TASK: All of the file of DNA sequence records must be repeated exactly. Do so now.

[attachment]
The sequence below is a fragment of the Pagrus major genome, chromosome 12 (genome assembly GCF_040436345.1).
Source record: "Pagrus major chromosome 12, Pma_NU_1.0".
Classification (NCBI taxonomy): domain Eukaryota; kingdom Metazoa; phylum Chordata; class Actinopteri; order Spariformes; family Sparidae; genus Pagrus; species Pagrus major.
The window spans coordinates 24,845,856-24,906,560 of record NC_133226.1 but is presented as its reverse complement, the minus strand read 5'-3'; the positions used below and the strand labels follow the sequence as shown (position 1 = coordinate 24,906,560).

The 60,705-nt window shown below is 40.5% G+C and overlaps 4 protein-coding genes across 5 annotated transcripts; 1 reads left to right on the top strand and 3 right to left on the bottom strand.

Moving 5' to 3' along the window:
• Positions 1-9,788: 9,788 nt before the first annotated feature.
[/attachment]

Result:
The sequence below is a fragment of the Pagrus major genome, chromosome 12 (genome assembly GCF_040436345.1).
Source record: "Pagrus major chromosome 12, Pma_NU_1.0".
Classification (NCBI taxonomy): domain Eukaryota; kingdom Metazoa; phylum Chordata; class Actinopteri; order Spariformes; family Sparidae; genus Pagrus; species Pagrus major.
The window spans coordinates 24,845,856-24,906,560 of record NC_133226.1 but is presented as its reverse complement, the minus strand read 5'-3'; the positions used below and the strand labels follow the sequence as shown (position 1 = coordinate 24,906,560).

The 60,705-nt window shown below is 40.5% G+C and overlaps 4 protein-coding genes across 5 annotated transcripts; 1 reads left to right on the top strand and 3 right to left on the bottom strand.

Moving 5' to 3' along the window:
• Positions 1-9,788: 9,788 nt before the first annotated feature.